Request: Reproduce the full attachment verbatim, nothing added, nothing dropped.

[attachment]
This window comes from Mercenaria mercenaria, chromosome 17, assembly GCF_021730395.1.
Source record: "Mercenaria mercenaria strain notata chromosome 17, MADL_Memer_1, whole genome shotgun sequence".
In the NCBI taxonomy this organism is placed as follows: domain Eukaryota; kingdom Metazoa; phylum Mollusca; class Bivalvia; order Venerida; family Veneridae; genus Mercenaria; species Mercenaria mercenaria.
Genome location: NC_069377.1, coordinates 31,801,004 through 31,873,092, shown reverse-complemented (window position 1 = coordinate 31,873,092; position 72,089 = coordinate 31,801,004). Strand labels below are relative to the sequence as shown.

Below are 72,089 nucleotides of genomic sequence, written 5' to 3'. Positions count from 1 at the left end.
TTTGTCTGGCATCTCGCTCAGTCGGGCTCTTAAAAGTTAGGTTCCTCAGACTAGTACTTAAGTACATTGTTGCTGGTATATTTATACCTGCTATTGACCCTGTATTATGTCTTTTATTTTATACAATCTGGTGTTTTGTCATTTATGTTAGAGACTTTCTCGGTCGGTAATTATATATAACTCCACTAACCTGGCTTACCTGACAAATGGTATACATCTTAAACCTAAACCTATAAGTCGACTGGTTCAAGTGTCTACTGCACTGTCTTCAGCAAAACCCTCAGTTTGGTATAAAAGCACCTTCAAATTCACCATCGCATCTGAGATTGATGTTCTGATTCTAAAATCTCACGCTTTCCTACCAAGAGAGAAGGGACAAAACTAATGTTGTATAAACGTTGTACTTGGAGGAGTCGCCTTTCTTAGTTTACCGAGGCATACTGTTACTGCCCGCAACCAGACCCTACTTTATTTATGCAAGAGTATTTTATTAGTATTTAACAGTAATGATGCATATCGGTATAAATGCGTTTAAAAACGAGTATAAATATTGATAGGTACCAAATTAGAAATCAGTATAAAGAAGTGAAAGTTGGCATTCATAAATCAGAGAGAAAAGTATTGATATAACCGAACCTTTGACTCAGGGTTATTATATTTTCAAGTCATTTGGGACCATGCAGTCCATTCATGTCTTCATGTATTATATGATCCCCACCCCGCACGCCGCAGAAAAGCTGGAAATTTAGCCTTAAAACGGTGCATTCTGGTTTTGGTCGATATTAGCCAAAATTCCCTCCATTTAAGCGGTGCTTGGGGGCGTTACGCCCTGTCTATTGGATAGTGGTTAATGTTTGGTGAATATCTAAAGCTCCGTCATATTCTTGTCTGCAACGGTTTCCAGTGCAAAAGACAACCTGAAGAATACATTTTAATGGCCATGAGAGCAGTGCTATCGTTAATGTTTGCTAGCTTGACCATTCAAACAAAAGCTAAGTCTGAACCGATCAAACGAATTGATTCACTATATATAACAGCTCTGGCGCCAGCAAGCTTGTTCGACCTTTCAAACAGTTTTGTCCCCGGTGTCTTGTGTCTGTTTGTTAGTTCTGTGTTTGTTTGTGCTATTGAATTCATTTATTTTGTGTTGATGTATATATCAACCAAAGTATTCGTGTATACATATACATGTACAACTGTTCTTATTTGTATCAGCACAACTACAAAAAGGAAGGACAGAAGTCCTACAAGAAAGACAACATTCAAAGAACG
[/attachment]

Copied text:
This window comes from Mercenaria mercenaria, chromosome 17, assembly GCF_021730395.1.
Source record: "Mercenaria mercenaria strain notata chromosome 17, MADL_Memer_1, whole genome shotgun sequence".
In the NCBI taxonomy this organism is placed as follows: domain Eukaryota; kingdom Metazoa; phylum Mollusca; class Bivalvia; order Venerida; family Veneridae; genus Mercenaria; species Mercenaria mercenaria.
Genome location: NC_069377.1, coordinates 31,801,004 through 31,873,092, shown reverse-complemented (window position 1 = coordinate 31,873,092; position 72,089 = coordinate 31,801,004). Strand labels below are relative to the sequence as shown.

Below are 72,089 nucleotides of genomic sequence, written 5' to 3'. Positions count from 1 at the left end.
TTTGTCTGGCATCTCGCTCAGTCGGGCTCTTAAAAGTTAGGTTCCTCAGACTAGTACTTAAGTACATTGTTGCTGGTATATTTATACCTGCTATTGACCCTGTATTATGTCTTTTATTTTATACAATCTGGTGTTTTGTCATTTATGTTAGAGACTTTCTCGGTCGGTAATTATATATAACTCCACTAACCTGGCTTACCTGACAAATGGTATACATCTTAAACCTAAACCTATAAGTCGACTGGTTCAAGTGTCTACTGCACTGTCTTCAGCAAAACCCTCAGTTTGGTATAAAAGCACCTTCAAATTCACCATCGCATCTGAGATTGATGTTCTGATTCTAAAATCTCACGCTTTCCTACCAAGAGAGAAGGGACAAAACTAATGTTGTATAAACGTTGTACTTGGAGGAGTCGCCTTTCTTAGTTTACCGAGGCATACTGTTACTGCCCGCAACCAGACCCTACTTTATTTATGCAAGAGTATTTTATTAGTATTTAACAGTAATGATGCATATCGGTATAAATGCGTTTAAAAACGAGTATAAATATTGATAGGTACCAAATTAGAAATCAGTATAAAGAAGTGAAAGTTGGCATTCATAAATCAGAGAGAAAAGTATTGATATAACCGAACCTTTGACTCAGGGTTATTATATTTTCAAGTCATTTGGGACCATGCAGTCCATTCATGTCTTCATGTATTATATGATCCCCACCCCGCACGCCGCAGAAAAGCTGGAAATTTAGCCTTAAAACGGTGCATTCTGGTTTTGGTCGATATTAGCCAAAATTCCCTCCATTTAAGCGGTGCTTGGGGGCGTTACGCCCTGTCTATTGGATAGTGGTTAATGTTTGGTGAATATCTAAAGCTCCGTCATATTCTTGTCTGCAACGGTTTCCAGTGCAAAAGACAACCTGAAGAATACATTTTAATGGCCATGAGAGCAGTGCTATCGTTAATGTTTGCTAGCTTGACCATTCAAACAAAAGCTAAGTCTGAACCGATCAAACGAATTGATTCACTATATATAACAGCTCTGGCGCCAGCAAGCTTGTTCGACCTTTCAAACAGTTTTGTCCCCGGTGTCTTGTGTCTGTTTGTTAGTTCTGTGTTTGTTTGTGCTATTGAATTCATTTATTTTGTGTTGATGTATATATCAACCAAAGTATTCGTGTATACATATACATGTACAACTGTTCTTATTTGTATCAGCACAACTACAAAAAGGAAGGACAGAAGTCCTACAAGAAAGACAACATTCAAAGAACG